Since 2012, an increase in crime has been observed in the Irkutsk Region, adjacent to Transbaikalia. Here, the number of crimes committed by minors increased by 24%. At the same time, official statistics do not take into account the number of crimes committed by children under the age of 14 years, since they cannot yet be considered, in accordance with Russian law, as subjects of a crime. An alarming factor is the increase in the number of recurrent crimes, which may be associated with the approval of ideas about impunity among adolescents and young people, as well as the deliberate desire of some of them to commit crimes and make a career in the criminal world - for lack of a different socially positive alternative.
These groupings resemble those that existed in 1980's. in many cities and towns of the Soviet Union. However, experts say that the real situation in the sphere of interests of youth and adolescents in the Trans-Baikal Territory has practically not changed since that time. “Street teenagers” both focused on a certain pattern of behavior and quite specific values, and continue to follow criminogenic attitudes. Moreover, in the modern information society, the criminal orientation of a certain part of adolescents is reflected even in the virtual space. Social networks create pages, groups and communities that promote a criminal lifestyle, world view and values of the criminal environment. The overwhelming majority of the subscribers of these pages are young people and teenagers, often practically children. It seems that in a number of regions of Russia, the dangerous phenomenon of "winders" is reviving - youth-teenage groups that have received special distribution in the USSR on the eve of its collapse.
Period 1980-x. became the heyday of youth and adolescent groups in the Soviet Union. Kazan, Tambov, Kurgan, Lyubertsy ... These cities later gave the name to powerful criminal groups that grew out of just youth and adolescent communities organized according to the principle of living next door. It was in the ranks of youth groups that many of the most prominent authorities of the underworld began their criminal careers, whose names subsequently entered into the domestic criminal history in connection with the numerous redistribution of spheres of influence and disassembly of the “wild nineties”. It was youth groups that acted as a “forge of personnel” for adult organized crime, supplying militants and killers to organized crime groups. In youth groups, ideals of comradeship, fraternity, mutual aid, and support were cultivated in the spirit of the criminal environment. It was precisely the goals of the brotherhood that motivated the charges for the needs of the obshchak, which meant paying lawyers, transfers to the prison, meetings from prison and a colony, treatment in hospitals, funerals, assistance to the families of those convicted or dead, etc.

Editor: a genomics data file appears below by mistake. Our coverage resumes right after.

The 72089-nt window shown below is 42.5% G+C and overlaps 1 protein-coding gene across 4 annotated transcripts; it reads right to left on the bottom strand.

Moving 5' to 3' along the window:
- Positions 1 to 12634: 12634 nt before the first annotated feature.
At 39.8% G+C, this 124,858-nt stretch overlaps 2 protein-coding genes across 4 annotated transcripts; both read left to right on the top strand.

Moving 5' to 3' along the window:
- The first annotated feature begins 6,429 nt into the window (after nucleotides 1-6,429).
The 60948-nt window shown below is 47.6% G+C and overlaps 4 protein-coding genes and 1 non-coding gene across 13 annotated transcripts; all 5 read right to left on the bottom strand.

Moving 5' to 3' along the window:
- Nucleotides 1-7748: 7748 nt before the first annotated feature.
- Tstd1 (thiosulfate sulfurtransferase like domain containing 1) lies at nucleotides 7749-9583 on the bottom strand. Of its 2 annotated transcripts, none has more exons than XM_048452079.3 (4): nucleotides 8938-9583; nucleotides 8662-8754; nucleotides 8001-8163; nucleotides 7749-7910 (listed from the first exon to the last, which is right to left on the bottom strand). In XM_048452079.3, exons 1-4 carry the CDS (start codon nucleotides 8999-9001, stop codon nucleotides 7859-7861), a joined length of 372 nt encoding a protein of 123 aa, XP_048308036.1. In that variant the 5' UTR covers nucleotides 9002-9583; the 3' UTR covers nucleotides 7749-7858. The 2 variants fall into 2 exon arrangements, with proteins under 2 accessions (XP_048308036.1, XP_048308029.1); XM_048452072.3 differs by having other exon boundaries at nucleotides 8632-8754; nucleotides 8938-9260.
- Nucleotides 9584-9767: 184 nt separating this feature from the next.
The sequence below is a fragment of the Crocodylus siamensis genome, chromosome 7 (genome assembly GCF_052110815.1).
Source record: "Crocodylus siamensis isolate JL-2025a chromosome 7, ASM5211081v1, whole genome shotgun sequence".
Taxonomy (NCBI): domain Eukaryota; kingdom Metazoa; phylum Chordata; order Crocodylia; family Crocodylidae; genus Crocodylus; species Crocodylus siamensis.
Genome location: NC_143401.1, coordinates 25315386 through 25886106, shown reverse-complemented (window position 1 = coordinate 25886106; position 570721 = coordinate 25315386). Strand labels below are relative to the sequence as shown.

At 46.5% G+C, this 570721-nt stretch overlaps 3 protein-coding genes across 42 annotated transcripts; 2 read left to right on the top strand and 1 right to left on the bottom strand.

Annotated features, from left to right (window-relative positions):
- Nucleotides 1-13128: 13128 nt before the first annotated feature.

Recall that one of the first youth gangs in the Soviet Union that gained fame across the country and was considered as an example of the groups that existed during the Soviet era was the famous “Tyap-Lyap”. She appeared in the middle of 1970's. in Kazan, and its core was composed of young people and adolescents who lived in the area of the Kazan plant "Teplokontrol". It was the activity of “Tyap-Lyap”, and later of a number of other similar groups, that allowed criminologists and sociologists to speak about the “Kazan phenomenon”. In the heyday, “Tyap-Lyap” could expose up to 300-500 people, including those armed with cold and even firearms. Meanwhile, only three people stood at the origins of this group. Zavdat Khantimirov, nicknamed "Javda", was born in 1956, was engaged in boxing, had pronounced leadership qualities. His peer Sergei Skryabin, nicknamed "Skryaba", was considered an intellectual and ideologue in the group, and in 1977 he even graduated from Kazan Pedagogical Institute. Finally, the third organizer - Sergey Antipov, nicknamed "Antip", was seven years older than Scriabin and Khantimirov - he was born in 1949, and by the time Tyap-Lyap was created, he had criminal convictions for hooliganism and robbery. The formation of the group initially took place in an underground "rocking chair", and thanks to a fairly rigid internal discipline, "Tyap-Lyap" quickly turned into the most powerful grouping of Kazan. From street fights with rival youth gangs, “Tyap-Lyap” has moved to commit burglary and extortion of money from tsehovikov and merchants. After the riots in Kazan, organized by the gang members, the authorities seriously took the gang. 14 April 1980, the court sentenced the leader of “Tyap-Lyap” Zavdat Khantimirov to death by firing squad. Also, active members of the Tazetdinov, Maslevtsev and Kayumov groups were sentenced to death. Later, the Supreme Court of the USSR replaced the death sentence of Maslentsev and Kayumov with 15 years of imprisonment, and Tazetdinov and Khantimirov were shot in 1982. Antipov and Scriabin received 15 years of imprisonment, were released in 1990-ies. and joined the other Kazan groups. The “dashing nineties” founders of “Tyap-Lyap” could not be survived - both Scriabin and Antipov were killed back in 1996.